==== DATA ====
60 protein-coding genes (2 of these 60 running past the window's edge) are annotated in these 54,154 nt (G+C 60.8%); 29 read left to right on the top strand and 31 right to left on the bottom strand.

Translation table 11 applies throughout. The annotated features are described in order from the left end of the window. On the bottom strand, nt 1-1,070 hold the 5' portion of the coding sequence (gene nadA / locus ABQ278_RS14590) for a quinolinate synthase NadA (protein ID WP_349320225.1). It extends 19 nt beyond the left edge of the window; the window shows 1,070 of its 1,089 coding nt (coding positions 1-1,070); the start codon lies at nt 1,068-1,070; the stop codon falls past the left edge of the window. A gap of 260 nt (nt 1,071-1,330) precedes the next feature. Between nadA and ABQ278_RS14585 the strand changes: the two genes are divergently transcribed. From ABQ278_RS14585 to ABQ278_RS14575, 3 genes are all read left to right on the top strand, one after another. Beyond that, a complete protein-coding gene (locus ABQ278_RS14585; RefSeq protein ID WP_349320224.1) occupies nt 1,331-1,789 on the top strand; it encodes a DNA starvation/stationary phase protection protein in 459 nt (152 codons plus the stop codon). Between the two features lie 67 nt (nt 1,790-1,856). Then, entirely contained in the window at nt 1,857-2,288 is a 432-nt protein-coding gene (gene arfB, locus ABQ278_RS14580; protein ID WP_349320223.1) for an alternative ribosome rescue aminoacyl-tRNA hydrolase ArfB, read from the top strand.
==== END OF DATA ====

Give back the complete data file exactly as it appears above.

60 protein-coding genes (2 of these 60 running past the window's edge) are annotated in these 54,154 nt (G+C 60.8%); 29 read left to right on the top strand and 31 right to left on the bottom strand.

Translation table 11 applies throughout. The annotated features are described in order from the left end of the window. On the bottom strand, nt 1-1,070 hold the 5' portion of the coding sequence (gene nadA / locus ABQ278_RS14590) for a quinolinate synthase NadA (protein ID WP_349320225.1). It extends 19 nt beyond the left edge of the window; the window shows 1,070 of its 1,089 coding nt (coding positions 1-1,070); the start codon lies at nt 1,068-1,070; the stop codon falls past the left edge of the window. A gap of 260 nt (nt 1,071-1,330) precedes the next feature. Between nadA and ABQ278_RS14585 the strand changes: the two genes are divergently transcribed. From ABQ278_RS14585 to ABQ278_RS14575, 3 genes are all read left to right on the top strand, one after another. Beyond that, a complete protein-coding gene (locus ABQ278_RS14585; RefSeq protein ID WP_349320224.1) occupies nt 1,331-1,789 on the top strand; it encodes a DNA starvation/stationary phase protection protein in 459 nt (152 codons plus the stop codon). Between the two features lie 67 nt (nt 1,790-1,856). Then, entirely contained in the window at nt 1,857-2,288 is a 432-nt protein-coding gene (gene arfB, locus ABQ278_RS14580; protein ID WP_349320223.1) for an alternative ribosome rescue aminoacyl-tRNA hydrolase ArfB, read from the top strand.